Aerial Combat (Optional Rules)
These optional rules provide more precision about just what is happening in an
aerial battle. However, these battles require the use of miniatures or
counters and generally take longer to resolve. All of the aerial combat rules above
remain in effect except where specifically contradicted below.
Movement is measured in inches (1 inch = 10 feet of movement) and the pieces
are moved on the tabletop or floor. The maneuverability classes determine how
far a figure can turn in a single round. A protractor is handy for figuring this.
Turns can be made at any point in the round, provided the total number of
degrees turned is not exceeded in the round and there is at least 1 inch of
movement between turns.
Climbing and Diving
Players keep track of the altitude of their flyers by noting the current
altitude on a slip of paper. Like movement, this can be recorded as inches of
altitude. A creature can climb 1 inch for every inch of forward movement.
Creatures of class C and worse have a minimum air speed, and they must spend
at least half their movement rate going forward. Thus, they cannot fly straight
up and can only climb at a maximum of 1/2 their normal movement rate.
Diving creatures gain speed, earning an additional inch to their movement for
every inch they dive, up to their maximum movement rate. Thus, a creature able
to fly 12 could move 24 by diving for its entire movement, since each inch of
diving adds one inch of movement.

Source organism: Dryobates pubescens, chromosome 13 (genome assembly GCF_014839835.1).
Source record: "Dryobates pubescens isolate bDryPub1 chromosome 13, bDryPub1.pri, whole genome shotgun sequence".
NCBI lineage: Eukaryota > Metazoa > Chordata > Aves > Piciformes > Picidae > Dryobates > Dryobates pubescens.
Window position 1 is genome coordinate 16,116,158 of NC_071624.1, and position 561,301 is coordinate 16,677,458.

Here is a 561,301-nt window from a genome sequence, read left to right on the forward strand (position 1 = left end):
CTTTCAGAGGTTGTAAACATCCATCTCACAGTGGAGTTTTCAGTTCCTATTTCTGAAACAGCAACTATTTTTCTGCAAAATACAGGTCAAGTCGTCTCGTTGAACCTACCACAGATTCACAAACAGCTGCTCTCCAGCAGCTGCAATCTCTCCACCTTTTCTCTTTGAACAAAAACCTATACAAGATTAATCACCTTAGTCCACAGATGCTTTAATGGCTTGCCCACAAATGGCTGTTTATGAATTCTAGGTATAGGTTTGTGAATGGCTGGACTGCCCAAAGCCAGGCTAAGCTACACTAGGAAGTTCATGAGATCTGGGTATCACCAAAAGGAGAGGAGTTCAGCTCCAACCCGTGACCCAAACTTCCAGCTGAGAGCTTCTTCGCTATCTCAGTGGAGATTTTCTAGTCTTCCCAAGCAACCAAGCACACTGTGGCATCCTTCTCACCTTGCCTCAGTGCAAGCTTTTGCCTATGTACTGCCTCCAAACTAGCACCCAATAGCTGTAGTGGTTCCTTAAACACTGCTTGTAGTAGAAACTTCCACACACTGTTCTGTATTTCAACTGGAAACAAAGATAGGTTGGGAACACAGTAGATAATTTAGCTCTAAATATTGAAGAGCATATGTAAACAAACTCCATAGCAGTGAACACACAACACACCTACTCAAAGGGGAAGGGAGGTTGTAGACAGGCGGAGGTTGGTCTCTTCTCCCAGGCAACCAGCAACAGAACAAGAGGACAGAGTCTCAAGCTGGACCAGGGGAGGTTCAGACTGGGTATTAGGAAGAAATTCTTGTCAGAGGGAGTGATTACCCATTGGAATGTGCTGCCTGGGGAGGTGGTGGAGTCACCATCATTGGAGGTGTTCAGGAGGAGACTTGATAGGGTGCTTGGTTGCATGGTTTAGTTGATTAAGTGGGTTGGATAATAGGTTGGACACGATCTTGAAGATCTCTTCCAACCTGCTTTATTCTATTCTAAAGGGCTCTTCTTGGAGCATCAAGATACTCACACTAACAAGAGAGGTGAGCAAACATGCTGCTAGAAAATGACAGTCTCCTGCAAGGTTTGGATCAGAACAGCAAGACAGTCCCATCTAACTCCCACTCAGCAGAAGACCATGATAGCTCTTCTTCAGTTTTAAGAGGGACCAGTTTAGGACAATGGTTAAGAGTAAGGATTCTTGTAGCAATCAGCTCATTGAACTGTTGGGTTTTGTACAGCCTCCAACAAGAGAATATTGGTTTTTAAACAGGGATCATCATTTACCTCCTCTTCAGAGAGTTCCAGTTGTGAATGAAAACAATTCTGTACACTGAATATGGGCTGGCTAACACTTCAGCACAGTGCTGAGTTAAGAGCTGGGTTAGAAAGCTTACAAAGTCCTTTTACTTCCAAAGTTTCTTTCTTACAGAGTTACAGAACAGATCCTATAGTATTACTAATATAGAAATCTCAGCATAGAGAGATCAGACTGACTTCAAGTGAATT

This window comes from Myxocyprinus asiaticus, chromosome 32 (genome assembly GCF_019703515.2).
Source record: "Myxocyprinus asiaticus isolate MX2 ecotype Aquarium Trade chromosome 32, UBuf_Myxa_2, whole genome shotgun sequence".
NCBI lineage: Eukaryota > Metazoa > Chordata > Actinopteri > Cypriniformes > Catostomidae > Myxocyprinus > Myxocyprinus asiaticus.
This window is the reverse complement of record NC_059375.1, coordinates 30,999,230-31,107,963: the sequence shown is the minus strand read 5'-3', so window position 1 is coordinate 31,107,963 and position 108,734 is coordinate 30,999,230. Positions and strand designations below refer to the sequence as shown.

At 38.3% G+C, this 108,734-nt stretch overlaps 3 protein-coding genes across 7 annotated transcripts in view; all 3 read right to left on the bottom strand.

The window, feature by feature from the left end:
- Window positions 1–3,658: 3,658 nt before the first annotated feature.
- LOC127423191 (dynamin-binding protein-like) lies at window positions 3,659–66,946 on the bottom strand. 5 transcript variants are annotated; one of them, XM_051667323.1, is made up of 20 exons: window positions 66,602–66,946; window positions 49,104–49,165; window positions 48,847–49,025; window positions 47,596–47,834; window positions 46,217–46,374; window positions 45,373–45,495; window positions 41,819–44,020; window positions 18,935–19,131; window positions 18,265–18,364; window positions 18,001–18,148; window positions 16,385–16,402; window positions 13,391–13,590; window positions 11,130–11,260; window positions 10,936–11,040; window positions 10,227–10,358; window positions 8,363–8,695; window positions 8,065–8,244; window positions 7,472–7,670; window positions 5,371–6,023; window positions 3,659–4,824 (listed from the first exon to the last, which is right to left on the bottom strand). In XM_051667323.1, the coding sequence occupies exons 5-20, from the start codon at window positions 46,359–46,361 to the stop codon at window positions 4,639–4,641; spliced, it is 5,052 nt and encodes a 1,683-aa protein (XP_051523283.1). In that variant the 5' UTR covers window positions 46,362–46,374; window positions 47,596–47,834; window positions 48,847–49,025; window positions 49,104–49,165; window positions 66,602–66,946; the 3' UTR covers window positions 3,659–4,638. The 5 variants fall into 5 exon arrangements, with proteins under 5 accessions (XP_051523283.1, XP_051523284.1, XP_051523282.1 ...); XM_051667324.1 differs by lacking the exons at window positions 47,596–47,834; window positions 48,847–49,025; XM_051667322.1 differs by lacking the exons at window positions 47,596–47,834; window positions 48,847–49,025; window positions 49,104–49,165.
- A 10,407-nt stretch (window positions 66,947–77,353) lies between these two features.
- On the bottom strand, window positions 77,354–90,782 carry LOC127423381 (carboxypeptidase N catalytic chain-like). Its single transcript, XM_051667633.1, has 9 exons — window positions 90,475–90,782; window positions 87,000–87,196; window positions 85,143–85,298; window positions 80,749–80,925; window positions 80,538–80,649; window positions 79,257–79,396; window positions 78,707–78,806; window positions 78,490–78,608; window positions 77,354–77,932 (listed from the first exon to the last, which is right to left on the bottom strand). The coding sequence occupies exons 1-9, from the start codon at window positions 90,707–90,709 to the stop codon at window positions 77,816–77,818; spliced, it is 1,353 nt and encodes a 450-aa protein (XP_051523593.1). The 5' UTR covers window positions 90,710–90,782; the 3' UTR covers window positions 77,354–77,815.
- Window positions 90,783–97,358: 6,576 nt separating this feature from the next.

A diving creature must fly the full distance it gains diving, although it need
not fly its full normal movement. A creature with a movement of 12 could not
dive 9 and fly only 6 forward. It must move forward at least 9, the distance it
Since the exact positions of the flying units are marked by miniatures,
several abstractions for aerial combat are not used. Die roll modifiers for
maneuverability are ignored. These simulate the ability of more acrobatic creatures
gaining an advantage over clumsier flyers. When playing with miniatures or
counters, this task is left to the players.
Likewise, the number of rounds required to make a pass are not used, as this
becomes evident from the position of the pieces.
When a diving creature makes an attack, it is considered to be charging.
Charging creatures gain the normal combat bonus. Lances and spears inflict double
damage in a charge. Further, creatures with talons or claws cause double damage
when they hit during a dive.
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